Hong Kong after the handover: the highs and lows of 25 years under ‘one country, two systems’
China hits out at West over comments on Hong Kong at 25th handover anniversary
- Attempts to discredit successful practice of ‘one country, two systems’ are futile, foreign ministry says
- President Xi Jinping hails vitality of the system and Hong Kong’s unique status in marking 25 years since city’s handover
“China is firmly opposed to this and strongly condemns it,” Zhao said in Beijing on Friday. “Any attempt to discredit the successful practice of ‘one country, two systems’ is futile.”
This came as Singapore’s Prime Minister Lee Hsien Loong congratulated Chinese President Xi Jinping on the 25th anniversary of the handover and establishment of the Hong Kong special administrative region on Friday.
“I am confident Hong Kong will continue to thrive in the years ahead, and benefit from the many economic opportunities created by its close integration with the mainland,” he said, according to a readout from the Singaporean government.
The “one country, two systems” framework was a part of the Sino-British Joint Declaration that ended British colonial rule in Hong Kong in 1997, granting a high degree of autonomy upon the city’s return to Chinese sovereignty.
Zhao’s comments came as top British, European and US officials – commenting ahead of Hong Kong’s 25th handover anniversary on Friday – said Beijing had failed to comply with its commitment to respect the “one country, two systems” arrangement.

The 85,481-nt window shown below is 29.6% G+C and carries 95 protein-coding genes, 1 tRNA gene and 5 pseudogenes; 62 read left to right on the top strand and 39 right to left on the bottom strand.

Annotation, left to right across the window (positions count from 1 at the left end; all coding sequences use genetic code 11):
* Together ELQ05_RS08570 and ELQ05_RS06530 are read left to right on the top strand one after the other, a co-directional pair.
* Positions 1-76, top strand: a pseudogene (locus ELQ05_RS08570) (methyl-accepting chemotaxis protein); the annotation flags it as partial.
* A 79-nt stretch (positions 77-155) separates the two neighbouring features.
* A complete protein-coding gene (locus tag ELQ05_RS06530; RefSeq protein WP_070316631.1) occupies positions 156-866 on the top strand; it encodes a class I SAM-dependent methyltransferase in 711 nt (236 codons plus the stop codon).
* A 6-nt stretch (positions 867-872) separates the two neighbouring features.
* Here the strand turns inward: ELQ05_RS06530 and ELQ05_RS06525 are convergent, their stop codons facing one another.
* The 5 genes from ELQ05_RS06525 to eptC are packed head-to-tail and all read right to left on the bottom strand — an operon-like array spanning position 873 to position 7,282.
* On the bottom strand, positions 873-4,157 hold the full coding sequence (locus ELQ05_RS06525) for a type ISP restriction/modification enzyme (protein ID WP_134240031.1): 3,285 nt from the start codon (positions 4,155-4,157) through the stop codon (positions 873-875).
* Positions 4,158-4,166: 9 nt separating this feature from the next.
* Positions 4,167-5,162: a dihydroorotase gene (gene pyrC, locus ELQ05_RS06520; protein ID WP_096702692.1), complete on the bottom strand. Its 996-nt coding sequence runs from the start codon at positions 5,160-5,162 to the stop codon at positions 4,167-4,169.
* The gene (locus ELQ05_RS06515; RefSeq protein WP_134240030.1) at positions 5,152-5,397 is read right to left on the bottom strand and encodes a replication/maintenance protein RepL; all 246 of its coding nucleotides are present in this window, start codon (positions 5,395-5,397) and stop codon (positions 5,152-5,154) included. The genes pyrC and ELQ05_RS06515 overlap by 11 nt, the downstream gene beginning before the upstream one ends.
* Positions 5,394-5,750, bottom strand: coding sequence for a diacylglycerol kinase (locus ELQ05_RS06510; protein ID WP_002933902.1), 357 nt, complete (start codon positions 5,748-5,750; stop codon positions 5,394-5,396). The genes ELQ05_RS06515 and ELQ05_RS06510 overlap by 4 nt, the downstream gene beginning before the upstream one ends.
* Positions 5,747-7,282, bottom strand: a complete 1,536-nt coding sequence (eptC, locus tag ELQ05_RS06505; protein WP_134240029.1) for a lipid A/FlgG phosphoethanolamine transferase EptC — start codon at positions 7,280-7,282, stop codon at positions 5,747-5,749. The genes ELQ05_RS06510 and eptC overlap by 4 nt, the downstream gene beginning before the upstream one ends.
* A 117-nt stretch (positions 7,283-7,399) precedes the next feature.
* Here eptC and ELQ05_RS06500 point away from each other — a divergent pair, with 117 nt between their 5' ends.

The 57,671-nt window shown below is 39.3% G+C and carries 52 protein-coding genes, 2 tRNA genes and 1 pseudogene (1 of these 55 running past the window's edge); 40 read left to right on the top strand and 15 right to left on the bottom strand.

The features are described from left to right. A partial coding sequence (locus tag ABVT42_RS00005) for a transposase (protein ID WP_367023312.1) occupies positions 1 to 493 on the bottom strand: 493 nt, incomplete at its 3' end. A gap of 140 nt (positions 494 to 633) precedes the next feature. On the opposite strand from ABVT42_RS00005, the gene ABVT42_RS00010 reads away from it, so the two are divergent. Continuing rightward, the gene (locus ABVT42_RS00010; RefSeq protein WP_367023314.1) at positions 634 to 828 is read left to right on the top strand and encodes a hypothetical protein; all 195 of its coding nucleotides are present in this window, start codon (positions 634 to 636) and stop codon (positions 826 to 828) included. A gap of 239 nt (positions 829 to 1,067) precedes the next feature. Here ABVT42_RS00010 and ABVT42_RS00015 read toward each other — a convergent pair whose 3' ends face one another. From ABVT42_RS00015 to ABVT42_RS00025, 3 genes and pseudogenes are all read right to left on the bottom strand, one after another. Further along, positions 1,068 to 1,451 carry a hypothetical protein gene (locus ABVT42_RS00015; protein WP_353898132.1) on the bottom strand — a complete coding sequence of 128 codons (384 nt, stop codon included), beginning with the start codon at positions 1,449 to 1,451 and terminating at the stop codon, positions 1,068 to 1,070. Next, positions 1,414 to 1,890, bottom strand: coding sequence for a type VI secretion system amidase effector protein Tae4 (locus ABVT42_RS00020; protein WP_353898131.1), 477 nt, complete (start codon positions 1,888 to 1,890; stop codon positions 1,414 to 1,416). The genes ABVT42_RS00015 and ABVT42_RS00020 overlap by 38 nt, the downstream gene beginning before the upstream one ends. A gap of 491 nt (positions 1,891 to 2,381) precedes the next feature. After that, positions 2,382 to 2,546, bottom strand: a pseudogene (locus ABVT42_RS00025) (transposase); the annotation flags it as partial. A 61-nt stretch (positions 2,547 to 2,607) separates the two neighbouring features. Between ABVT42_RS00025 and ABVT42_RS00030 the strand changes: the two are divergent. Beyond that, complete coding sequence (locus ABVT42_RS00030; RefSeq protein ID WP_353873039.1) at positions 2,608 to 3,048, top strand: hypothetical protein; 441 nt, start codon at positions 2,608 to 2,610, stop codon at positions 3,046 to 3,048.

In a video clip posted on Twitter, Johnson said Britain would not give up on Hong Kong and would do all it could to hold Beijing to its commitments.
“On the 25th anniversary of the handover, we simply cannot avoid the fact that, for some time now, Beijing has been failing to comply with its obligations,” the British leader said.
“We’re not giving up on Hong Kong. Twenty five years ago, we made a promise to the territory and its people, and we intend to keep it. Doing all we can to hold China to its commitments, so that Hong Kong is once again run by the people of Hong Kong, for the people of Hong Kong.”
In the Joint Declaration of 1984, Beijing promised that Hong Kong’s capitalist system and lifestyle would remain unchanged for 50 years. But Chinese officials in recent years have said the declaration was a “historical document” that was no longer binding.
Britain had “no sovereignty, no governing power and no supervising power” over Hong Kong after the handover, Zhao pointed out in rejecting Johnson’s comments.
“There was no such ‘commitment’. [Such comments] only reveal Britain’s dark and outdated colonial mentality,” he said.
The law, in force since July 2020, bans secession, subversion of state power, terrorism and foreign intervention, and allows mainland Chinese state security agencies to operate in the city. Beijing says the law has restored stability and will help Hong Kong to prosper, but critics claim it has muzzled opposition and shrunk the freedom of expression.
“We stand in solidarity with people in Hong Kong and reinforce their calls for their promised freedoms to be reinstated,” Blinken said in a statement on Thursday.
Addressing reporters in Beijing, Zhao said critics such as Britain should “face up to the reality that Hong Kong has been reunited with the motherland for 25 years and have an objective and fair view of Hong Kong’s development”.
“No interference in China’s internal affairs can succeed, and no external force can stop the steady and long-term progress of ‘one country, two systems’ and Hong Kong’s prosperity and stability.”
Visiting Hong Kong for the July 1 anniversary, President Xi Jinping hailed the vitality of the system and Hong Kong’s unique status.
The “one country, two systems” governing principle is “a good system … [that] must be adhered to over the long run,” Xi said at a ceremony to inaugurate the new Hong Kong administration.
“It has been repeatedly tested. It conforms to the fundamental interests of the nation, as well as the fundamental interests of Hong Kong.”